Fun fact: I saw E.T. a couple of times as a kid when it was originally out in theaters and I don’t think I’ve seen it all the way through since. Why? Because it freaking traumatized the living shit out of me! Even after all this time I still have that image in my head of white, half-dead E.T. lying like garbage on a creek bed with leaves stuck to him. My parents had to practically drag me out of that theater screaming. For some reason, they took me back to see it a little later and things went a little better. Oddly enough, I still loved E.T. and I had all the LJN toys and a whole bunch of stuffed E.T.’s, some of which were probably weird bootlegs. I can even remember one that was fashioned out of a leather-like material that felt like it came from a real skinned alien. Jesus! Anyway, I saw the Series 2 figures from NECA for a good price and they called out to me. I was in the mood for some nostalgia and NECA rarely ever steers me wrong.
These fellas come in sealed clam shells, which aren’t really collector friendly, unless you carefully cut across the back. Either way you’ll need a strong blade to get in and a stronger constitution to withstand the rush of plastic fumes that spray out. Mmmmm… Glorious!!! Series 1 consisted of “Galactic Friend” E.T. and “Transvestite” E.T. (with the second being my un-official name for him) whereas this one includes “Telepathic” E.T. and “Night Flight” E.T. Let’s start with the later…
As the name suggests, this version recreates the moonlit bike flight where E.T. is all bundled up in a towel in the basket of Elliot’s bike. As such, the figure looks absolutely spot on. The towel is flexible plastic with a cloth texture and plenty of realistic wrinkles. It surrounds the entire figure and only allows his adorable face to peek out. It’s a shame there isn’t a bike and basket to go with him. And that leads me to the reason I’ve passed this figure up a few times when I saw it on the pegs. I’m a dope, and I actually thought you were seeing all you were getting. But, nope…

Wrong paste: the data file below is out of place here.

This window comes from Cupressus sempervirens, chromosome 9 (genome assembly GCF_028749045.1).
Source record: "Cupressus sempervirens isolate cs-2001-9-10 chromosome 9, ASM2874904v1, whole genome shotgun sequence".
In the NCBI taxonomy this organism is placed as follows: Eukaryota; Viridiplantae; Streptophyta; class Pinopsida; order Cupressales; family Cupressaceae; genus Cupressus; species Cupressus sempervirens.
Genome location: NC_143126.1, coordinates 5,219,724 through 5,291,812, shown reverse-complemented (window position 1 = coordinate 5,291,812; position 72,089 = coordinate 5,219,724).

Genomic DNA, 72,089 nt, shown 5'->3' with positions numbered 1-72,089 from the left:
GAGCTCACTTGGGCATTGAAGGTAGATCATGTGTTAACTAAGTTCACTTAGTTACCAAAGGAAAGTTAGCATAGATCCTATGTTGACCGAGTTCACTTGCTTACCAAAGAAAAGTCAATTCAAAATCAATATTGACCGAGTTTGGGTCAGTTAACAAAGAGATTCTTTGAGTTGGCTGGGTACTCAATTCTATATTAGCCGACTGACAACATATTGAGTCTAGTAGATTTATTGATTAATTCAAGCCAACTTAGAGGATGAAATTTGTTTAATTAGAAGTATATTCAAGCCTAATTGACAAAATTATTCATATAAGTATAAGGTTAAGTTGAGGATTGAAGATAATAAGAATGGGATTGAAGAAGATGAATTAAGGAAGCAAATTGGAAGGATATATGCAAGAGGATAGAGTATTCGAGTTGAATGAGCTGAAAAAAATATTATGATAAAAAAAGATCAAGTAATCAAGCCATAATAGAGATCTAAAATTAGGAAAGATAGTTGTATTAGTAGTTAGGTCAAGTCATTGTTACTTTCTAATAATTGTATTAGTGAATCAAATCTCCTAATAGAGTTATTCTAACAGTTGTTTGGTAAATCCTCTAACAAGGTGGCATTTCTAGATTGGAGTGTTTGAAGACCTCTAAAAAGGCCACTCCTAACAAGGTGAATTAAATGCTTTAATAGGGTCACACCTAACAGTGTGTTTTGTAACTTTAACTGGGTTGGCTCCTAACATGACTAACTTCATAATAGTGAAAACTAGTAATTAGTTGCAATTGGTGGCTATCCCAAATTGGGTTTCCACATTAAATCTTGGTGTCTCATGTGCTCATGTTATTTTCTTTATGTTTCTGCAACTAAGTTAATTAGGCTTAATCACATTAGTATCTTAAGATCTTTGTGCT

The plastic blanket can be “unwrapped” and there is indeed a fully realized and articulated figure in there. You just unpeg the flap and unfold it. The E.T. that lies within is a fantastic figure with an absolutely spot-on sculpt. The wrinkles and creases in the skin alone are worth the price of admission and the color used here is right on the money. Even with all the E.T. figures and dolls I had as a kid, I would have killed for something this good.